Expected, better, and worse cases

19 March 2020

Apologies for no update yesterday.  We’re discovering that home schooling three children and keeping the house running is a 12-hour/day job, and are having to manage work and a bit of exercise in the early and late hours.  Hopefully we’ll get more efficient over time but updates might not be daily.

Today’s update is relatively brief.

Many friends have sent fascinating papers, articles, resources, questions, and observations.  Thank you and keep them coming!

Question: What’s are the arguments against the current “expected case”?

If you’ve been following these updates for a while, you will likely have concluded (mostly correctly) that I subscribe to what is emerging as a kind of received wisdom “expected case.”  (I’ll go on to describe this in a moment.) 

But given the speed with which many policymakers and governments have swung from relative inaction to adopting a set of increasingly stringent control measures–no doubt from a mixture of expert advice and political considerations–and given the extreme economic and human impact of these measures, it’s worth asking (as several friends have been asking) the following question: What are the best arguments in the other direction — that argue that the impact will be less severe than we think; that less stringent control measures are required or that control measures are required for a shorter period of time; etc.?

In the meantime, here is a high-level, hand-waving summary of how I’ve tried parse out my own beliefs and the relatively likelihood of each. 

Even as I write this, my thoughts are evolving quickly on this; what I’ve written here represents what I thought as recently as 48 hours ago; but as I engage further with the best counterarguments, I’ll likely end up reducing p(expected case) and increasing p(less bad case).

I should also add a few methodological points as a prefix. 

  • I try to behave as a good Bayesian, determining my priors, assigning probabilities to different scenarios, and then updating based on new information.  For the technically-minded, these are subjective or Bayesian probabilities, not frequentist probabilities.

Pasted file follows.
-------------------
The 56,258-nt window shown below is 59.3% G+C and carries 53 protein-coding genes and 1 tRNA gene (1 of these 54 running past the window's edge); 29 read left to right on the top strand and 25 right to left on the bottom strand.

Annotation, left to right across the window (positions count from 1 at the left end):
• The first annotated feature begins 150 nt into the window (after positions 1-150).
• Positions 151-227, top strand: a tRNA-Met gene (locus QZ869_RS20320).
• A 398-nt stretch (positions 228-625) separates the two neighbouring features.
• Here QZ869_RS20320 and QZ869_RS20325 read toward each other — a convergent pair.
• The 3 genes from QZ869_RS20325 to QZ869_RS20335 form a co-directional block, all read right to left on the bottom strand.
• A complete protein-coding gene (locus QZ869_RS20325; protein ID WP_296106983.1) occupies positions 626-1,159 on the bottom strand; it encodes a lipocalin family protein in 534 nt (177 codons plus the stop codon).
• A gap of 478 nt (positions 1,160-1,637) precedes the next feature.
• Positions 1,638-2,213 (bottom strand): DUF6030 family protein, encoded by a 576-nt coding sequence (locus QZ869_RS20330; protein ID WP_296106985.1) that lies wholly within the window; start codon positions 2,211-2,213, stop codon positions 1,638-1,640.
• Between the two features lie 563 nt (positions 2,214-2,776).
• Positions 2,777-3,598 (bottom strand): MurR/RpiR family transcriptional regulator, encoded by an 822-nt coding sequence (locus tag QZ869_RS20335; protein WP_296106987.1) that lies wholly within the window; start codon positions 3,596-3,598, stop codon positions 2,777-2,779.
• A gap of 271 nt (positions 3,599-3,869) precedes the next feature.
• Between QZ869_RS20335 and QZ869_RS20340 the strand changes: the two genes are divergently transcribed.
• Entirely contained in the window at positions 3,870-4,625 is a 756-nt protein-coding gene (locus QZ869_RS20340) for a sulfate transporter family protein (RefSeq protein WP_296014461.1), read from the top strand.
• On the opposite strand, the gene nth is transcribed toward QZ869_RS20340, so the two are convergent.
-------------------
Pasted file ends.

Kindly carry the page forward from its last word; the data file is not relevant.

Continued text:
• I’m strongly influenced by Philip Tetlock’s work on forecasting, best summarized in his outstanding book Superforecasting.  Most relevant to my thinking here is the puzzle of what base rates to use in such a rare situation as COVID-19, where we don’t know the extent to which past examples are a good guide as to what to expect.  
  • Finally, you’ll note that I group together a number of very different topics within each case: disease progression, health impact, government reaction, economic impact, etc.  There’s a different approach one can take to forecasting, which is to string together conditional probabilities; but I think the interaction of these elements is so complex and non-linear, with lots of unknowns and lots of feedback loops, that this just gives false precision.So with that, I describe three cases with my subjective probabilities.

1. p=60% Expected case. 
In many countries (including most of Europe, UK, US) we face 4-12 weeks of severe and (in some countries) escalating control measures.  After an initial peak that stresses emergency services, this begins to bring the rate of infection down and allows health services time to build capacity.  The virus persists after that and we face a 6-12 month further tension between relaxing control measures and seeing higher infection rates.  Some countries can’t or won’t sustain long-term controls and see second and perhaps further waves; so we may see-saw back and forth between significant and more relaxed controled measures.  The economic impact is severe for several months and there may be further waves of panic that drive markets lower.  We reach 25-40% attack rates with infection fatality ratios (IFRs, which unlike CFRs are based on the actual rate of infection, not the confirmed rate) of 0.5-1.0%.  Then it mitigates somewhat, and 3-9 months from now we begin to return to a “new normal” where most economic activity returns, albeit with some sectors permanently impacted. In the meantime, many businesses may have gone bankrupt, many individuals are out of work, some businesses are nationalized and/or bailed out, etc.  While the world’s productive capability is not significantly diminished in the medium-term, the massive fiscal stimulus and expansion of government balance sheets may store up inflation (possibly asset price instead of monetary), and will cause huge distortions of its own over time.